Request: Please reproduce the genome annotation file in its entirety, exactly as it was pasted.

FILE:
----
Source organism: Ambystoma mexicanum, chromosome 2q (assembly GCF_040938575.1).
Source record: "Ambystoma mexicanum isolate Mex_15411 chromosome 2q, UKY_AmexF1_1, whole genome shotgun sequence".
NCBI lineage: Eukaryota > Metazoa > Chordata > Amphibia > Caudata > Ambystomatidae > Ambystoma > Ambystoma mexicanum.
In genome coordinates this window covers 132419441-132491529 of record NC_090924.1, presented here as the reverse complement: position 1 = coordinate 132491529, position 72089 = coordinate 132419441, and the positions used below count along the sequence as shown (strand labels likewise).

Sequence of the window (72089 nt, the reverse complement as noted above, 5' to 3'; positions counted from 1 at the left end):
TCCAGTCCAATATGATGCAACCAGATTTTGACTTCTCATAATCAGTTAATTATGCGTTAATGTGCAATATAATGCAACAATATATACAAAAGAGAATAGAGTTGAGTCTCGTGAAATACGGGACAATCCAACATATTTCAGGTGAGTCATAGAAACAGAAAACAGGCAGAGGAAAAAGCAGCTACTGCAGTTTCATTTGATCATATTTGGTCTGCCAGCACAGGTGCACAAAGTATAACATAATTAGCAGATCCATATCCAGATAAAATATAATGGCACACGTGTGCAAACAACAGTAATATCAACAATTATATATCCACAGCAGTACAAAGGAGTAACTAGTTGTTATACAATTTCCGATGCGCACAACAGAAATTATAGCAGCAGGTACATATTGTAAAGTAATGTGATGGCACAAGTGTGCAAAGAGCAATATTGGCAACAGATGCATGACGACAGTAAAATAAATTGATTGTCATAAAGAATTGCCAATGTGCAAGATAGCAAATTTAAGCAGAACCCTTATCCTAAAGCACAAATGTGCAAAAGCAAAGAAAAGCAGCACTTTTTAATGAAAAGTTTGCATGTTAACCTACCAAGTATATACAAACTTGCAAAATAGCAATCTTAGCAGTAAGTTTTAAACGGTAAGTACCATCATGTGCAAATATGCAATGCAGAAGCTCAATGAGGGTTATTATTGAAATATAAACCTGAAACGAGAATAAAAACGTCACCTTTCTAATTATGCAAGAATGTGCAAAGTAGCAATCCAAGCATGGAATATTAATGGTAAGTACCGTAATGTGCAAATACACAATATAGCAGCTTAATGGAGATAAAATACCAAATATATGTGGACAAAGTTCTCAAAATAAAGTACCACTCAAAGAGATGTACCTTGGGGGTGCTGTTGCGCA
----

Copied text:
Source organism: Ambystoma mexicanum, chromosome 2q (assembly GCF_040938575.1).
Source record: "Ambystoma mexicanum isolate Mex_15411 chromosome 2q, UKY_AmexF1_1, whole genome shotgun sequence".
NCBI lineage: Eukaryota > Metazoa > Chordata > Amphibia > Caudata > Ambystomatidae > Ambystoma > Ambystoma mexicanum.
In genome coordinates this window covers 132419441-132491529 of record NC_090924.1, presented here as the reverse complement: position 1 = coordinate 132491529, position 72089 = coordinate 132419441, and the positions used below count along the sequence as shown (strand labels likewise).

Sequence of the window (72089 nt, the reverse complement as noted above, 5' to 3'; positions counted from 1 at the left end):
TCCAGTCCAATATGATGCAACCAGATTTTGACTTCTCATAATCAGTTAATTATGCGTTAATGTGCAATATAATGCAACAATATATACAAAAGAGAATAGAGTTGAGTCTCGTGAAATACGGGACAATCCAACATATTTCAGGTGAGTCATAGAAACAGAAAACAGGCAGAGGAAAAAGCAGCTACTGCAGTTTCATTTGATCATATTTGGTCTGCCAGCACAGGTGCACAAAGTATAACATAATTAGCAGATCCATATCCAGATAAAATATAATGGCACACGTGTGCAAACAACAGTAATATCAACAATTATATATCCACAGCAGTACAAAGGAGTAACTAGTTGTTATACAATTTCCGATGCGCACAACAGAAATTATAGCAGCAGGTACATATTGTAAAGTAATGTGATGGCACAAGTGTGCAAAGAGCAATATTGGCAACAGATGCATGACGACAGTAAAATAAATTGATTGTCATAAAGAATTGCCAATGTGCAAGATAGCAAATTTAAGCAGAACCCTTATCCTAAAGCACAAATGTGCAAAAGCAAAGAAAAGCAGCACTTTTTAATGAAAAGTTTGCATGTTAACCTACCAAGTATATACAAACTTGCAAAATAGCAATCTTAGCAGTAAGTTTTAAACGGTAAGTACCATCATGTGCAAATATGCAATGCAGAAGCTCAATGAGGGTTATTATTGAAATATAAACCTGAAACGAGAATAAAAACGTCACCTTTCTAATTATGCAAGAATGTGCAAAGTAGCAATCCAAGCATGGAATATTAATGGTAAGTACCGTAATGTGCAAATACACAATATAGCAGCTTAATGGAGATAAAATACCAAATATATGTGGACAAAGTTCTCAAAATAAAGTACCACTCAAAGAGATGTACCTTGGGGGTGCTGTTGCGCA